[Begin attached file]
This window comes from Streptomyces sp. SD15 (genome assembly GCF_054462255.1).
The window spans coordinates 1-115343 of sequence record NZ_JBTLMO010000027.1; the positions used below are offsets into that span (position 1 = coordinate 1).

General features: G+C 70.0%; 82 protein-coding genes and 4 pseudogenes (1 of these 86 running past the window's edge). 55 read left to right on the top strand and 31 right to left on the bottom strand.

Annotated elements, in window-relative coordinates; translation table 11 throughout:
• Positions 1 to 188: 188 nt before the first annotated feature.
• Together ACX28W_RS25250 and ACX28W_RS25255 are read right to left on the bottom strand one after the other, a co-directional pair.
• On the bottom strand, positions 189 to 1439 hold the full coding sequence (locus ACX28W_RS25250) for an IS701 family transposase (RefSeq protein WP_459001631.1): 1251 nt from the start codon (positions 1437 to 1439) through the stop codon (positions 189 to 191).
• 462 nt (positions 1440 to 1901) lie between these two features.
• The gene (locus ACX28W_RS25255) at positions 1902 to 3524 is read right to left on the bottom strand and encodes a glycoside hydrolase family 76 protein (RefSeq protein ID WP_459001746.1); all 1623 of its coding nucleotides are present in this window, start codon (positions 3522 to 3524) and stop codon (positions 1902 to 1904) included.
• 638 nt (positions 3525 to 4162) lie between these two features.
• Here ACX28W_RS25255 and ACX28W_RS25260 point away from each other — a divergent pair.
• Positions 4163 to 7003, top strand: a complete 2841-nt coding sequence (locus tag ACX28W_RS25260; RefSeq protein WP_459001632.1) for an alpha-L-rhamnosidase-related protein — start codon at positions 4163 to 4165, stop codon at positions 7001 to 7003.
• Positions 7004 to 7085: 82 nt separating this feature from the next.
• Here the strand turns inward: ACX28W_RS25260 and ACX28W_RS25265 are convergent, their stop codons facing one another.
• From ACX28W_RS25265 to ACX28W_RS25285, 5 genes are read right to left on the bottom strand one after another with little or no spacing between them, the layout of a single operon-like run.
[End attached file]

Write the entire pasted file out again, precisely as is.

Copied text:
This window comes from Streptomyces sp. SD15 (genome assembly GCF_054462255.1).
The window spans coordinates 1-115343 of sequence record NZ_JBTLMO010000027.1; the positions used below are offsets into that span (position 1 = coordinate 1).

General features: G+C 70.0%; 82 protein-coding genes and 4 pseudogenes (1 of these 86 running past the window's edge). 55 read left to right on the top strand and 31 right to left on the bottom strand.

Annotated elements, in window-relative coordinates; translation table 11 throughout:
• Positions 1 to 188: 188 nt before the first annotated feature.
• Together ACX28W_RS25250 and ACX28W_RS25255 are read right to left on the bottom strand one after the other, a co-directional pair.
• On the bottom strand, positions 189 to 1439 hold the full coding sequence (locus ACX28W_RS25250) for an IS701 family transposase (RefSeq protein WP_459001631.1): 1251 nt from the start codon (positions 1437 to 1439) through the stop codon (positions 189 to 191).
• 462 nt (positions 1440 to 1901) lie between these two features.
• The gene (locus ACX28W_RS25255) at positions 1902 to 3524 is read right to left on the bottom strand and encodes a glycoside hydrolase family 76 protein (RefSeq protein ID WP_459001746.1); all 1623 of its coding nucleotides are present in this window, start codon (positions 3522 to 3524) and stop codon (positions 1902 to 1904) included.
• 638 nt (positions 3525 to 4162) lie between these two features.
• Here ACX28W_RS25255 and ACX28W_RS25260 point away from each other — a divergent pair.
• Positions 4163 to 7003, top strand: a complete 2841-nt coding sequence (locus tag ACX28W_RS25260; RefSeq protein WP_459001632.1) for an alpha-L-rhamnosidase-related protein — start codon at positions 4163 to 4165, stop codon at positions 7001 to 7003.
• Positions 7004 to 7085: 82 nt separating this feature from the next.
• Here the strand turns inward: ACX28W_RS25260 and ACX28W_RS25265 are convergent, their stop codons facing one another.
• From ACX28W_RS25265 to ACX28W_RS25285, 5 genes are read right to left on the bottom strand one after another with little or no spacing between them, the layout of a single operon-like run.